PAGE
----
Influence of cardiorespiratory fitness and physical activity levels on cardiometabolic risk factors during menopause transition: A MONET study

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Abstract

To determine the influence of cardiorespiratory fitness (hereafter "fitness") and physical activity levels on cardiometabolic risk factors in premenopausal women going through the menopause transition. An ancillary study including 66 premenopausal women who participated to a 5-year observational, longitudinal study (2004 to 2009 in Ottawa) on the effects of menopause transition on body composition and cardiometabolic risk factors. Women underwent a graded exercise test on treadmill to measure peak oxygen uptake (VO2 peak) at year 1 and 5 and physical activity levels were measured using accelerometers. Cardiometabolic risk factors included: waist circumference, fasting plasma lipids, glucose and insulin levels, HOMA-IR score, c-reactive protein, apolipoprotein B (apoB) and resting systolic and diastolic blood pressure. Change in fitness was not associated with changes in cardiometabolic risk factors. The changes in total physical activity levels on the other hand showed a significant negative association with apoB levels. Three-way linear mixed model repeated measures, showed lower values of waist circumference, fasting triglycerides, insulin levels, HOMA-IR score, apoB and diastolic blood pressure in women with a fitness ≥30.0 mlO2 kg-1 min-1 compared to women with a fitness <30.0 mlO2 kg-1 min-1 (P < 0.05). However, only fasting triglycerides was lower in women with physical activity levels ≥770.0 Kcal/day (P < 0.05). Between fitness and physical activity levels, fitness was associated with more favorable values of cardiometabolic risk factors in women followed for 5 years during the menopause transition.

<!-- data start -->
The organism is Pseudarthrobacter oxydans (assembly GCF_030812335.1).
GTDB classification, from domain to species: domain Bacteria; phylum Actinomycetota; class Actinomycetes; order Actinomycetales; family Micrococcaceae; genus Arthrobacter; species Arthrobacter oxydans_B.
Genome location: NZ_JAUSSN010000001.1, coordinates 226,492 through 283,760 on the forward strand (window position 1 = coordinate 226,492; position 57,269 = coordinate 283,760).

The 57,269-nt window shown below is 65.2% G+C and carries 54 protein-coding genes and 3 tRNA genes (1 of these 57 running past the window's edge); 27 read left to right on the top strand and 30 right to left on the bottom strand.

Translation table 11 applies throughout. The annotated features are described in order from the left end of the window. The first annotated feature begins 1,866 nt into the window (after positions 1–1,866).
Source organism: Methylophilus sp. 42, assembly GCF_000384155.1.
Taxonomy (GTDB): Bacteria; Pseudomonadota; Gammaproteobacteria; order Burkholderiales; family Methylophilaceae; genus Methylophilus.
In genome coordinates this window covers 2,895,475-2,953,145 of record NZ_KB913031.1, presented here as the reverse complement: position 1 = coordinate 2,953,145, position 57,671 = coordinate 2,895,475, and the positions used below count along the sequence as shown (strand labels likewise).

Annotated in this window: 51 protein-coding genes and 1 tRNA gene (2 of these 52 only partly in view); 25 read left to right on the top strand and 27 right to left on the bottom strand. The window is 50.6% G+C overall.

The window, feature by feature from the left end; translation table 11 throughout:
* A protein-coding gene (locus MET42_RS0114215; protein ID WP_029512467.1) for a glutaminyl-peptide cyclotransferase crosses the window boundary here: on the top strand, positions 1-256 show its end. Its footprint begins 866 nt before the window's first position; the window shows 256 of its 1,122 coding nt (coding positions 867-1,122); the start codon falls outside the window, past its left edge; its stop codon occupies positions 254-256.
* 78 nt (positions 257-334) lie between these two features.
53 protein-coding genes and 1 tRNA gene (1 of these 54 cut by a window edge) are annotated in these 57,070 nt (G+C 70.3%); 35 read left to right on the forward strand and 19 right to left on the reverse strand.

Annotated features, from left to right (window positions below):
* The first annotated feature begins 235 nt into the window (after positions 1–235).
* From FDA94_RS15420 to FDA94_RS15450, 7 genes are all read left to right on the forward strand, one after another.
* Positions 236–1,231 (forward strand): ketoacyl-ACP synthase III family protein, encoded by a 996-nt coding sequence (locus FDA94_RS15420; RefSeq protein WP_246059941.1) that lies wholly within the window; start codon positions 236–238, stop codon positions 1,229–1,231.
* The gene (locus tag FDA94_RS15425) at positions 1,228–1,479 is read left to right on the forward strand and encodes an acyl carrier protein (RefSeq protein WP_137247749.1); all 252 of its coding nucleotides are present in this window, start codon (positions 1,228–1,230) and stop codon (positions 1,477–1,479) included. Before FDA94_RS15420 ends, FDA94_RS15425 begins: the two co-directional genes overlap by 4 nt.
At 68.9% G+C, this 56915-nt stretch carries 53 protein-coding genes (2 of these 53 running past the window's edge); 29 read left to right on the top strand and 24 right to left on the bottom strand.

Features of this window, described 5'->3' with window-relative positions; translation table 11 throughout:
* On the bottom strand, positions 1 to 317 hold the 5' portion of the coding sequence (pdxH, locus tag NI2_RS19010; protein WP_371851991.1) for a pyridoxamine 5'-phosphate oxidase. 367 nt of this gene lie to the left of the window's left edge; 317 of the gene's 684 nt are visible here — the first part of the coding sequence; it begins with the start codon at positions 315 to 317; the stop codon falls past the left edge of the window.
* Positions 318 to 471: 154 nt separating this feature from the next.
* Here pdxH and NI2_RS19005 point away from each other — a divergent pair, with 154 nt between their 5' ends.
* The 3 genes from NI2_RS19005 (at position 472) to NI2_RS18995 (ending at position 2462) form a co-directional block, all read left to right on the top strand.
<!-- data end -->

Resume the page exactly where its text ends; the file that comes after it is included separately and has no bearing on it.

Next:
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APA

Abdulnour, J., Razmjou, S., Doucet, É., Boulay, P., Brochu, M., Rabasa-Lhoret, R., … Prud’homme, D. (2016). Influence of cardiorespiratory fitness and physical activity levels on cardiometabolic risk factors during menopause transition: A MONET study. Preventive Medicine Reports, 4, 277–282. https://doi.org/10.1016/j.pmedr.2016.06.024

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